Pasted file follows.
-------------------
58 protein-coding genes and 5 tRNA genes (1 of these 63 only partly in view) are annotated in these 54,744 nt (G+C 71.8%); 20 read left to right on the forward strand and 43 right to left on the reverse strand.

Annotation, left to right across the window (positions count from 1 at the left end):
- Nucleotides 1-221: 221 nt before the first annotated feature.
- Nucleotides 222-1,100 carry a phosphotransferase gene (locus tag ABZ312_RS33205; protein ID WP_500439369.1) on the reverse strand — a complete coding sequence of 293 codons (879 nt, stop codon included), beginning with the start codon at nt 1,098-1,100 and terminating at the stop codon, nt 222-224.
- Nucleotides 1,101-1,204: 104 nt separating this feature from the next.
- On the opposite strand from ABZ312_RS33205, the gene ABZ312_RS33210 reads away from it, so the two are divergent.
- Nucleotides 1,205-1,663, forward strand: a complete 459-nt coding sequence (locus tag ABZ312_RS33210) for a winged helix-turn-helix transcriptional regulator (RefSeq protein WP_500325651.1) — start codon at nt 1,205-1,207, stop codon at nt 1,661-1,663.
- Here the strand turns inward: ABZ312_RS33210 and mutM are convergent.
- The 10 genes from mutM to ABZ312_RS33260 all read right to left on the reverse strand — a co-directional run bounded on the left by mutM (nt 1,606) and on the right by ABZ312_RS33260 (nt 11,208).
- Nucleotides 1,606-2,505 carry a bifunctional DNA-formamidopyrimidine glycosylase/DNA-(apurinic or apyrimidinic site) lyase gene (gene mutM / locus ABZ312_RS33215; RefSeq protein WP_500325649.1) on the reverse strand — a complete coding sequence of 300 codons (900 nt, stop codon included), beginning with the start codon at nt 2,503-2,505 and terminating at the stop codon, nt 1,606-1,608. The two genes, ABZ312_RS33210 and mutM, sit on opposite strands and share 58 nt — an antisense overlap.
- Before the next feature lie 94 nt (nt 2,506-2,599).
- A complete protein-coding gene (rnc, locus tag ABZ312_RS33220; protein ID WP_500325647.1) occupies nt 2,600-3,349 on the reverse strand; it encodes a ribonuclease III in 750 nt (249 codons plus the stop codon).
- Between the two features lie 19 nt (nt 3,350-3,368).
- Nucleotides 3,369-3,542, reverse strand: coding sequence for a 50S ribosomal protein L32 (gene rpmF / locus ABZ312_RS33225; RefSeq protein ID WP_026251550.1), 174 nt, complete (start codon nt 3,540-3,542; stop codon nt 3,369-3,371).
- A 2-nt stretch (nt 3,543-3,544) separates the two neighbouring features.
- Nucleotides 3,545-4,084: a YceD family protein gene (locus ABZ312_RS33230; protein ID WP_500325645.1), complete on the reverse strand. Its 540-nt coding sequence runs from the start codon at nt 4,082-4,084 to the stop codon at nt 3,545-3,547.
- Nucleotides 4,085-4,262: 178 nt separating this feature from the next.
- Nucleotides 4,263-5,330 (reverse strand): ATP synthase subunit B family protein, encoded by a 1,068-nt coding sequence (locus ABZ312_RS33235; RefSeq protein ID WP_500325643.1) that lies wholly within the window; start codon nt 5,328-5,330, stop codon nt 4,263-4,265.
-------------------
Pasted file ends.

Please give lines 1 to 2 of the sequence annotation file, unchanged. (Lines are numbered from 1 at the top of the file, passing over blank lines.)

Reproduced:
58 protein-coding genes and 5 tRNA genes (1 of these 63 only partly in view) are annotated in these 54,744 nt (G+C 71.8%); 20 read left to right on the forward strand and 43 right to left on the reverse strand.

Annotation, left to right across the window (positions count from 1 at the left end):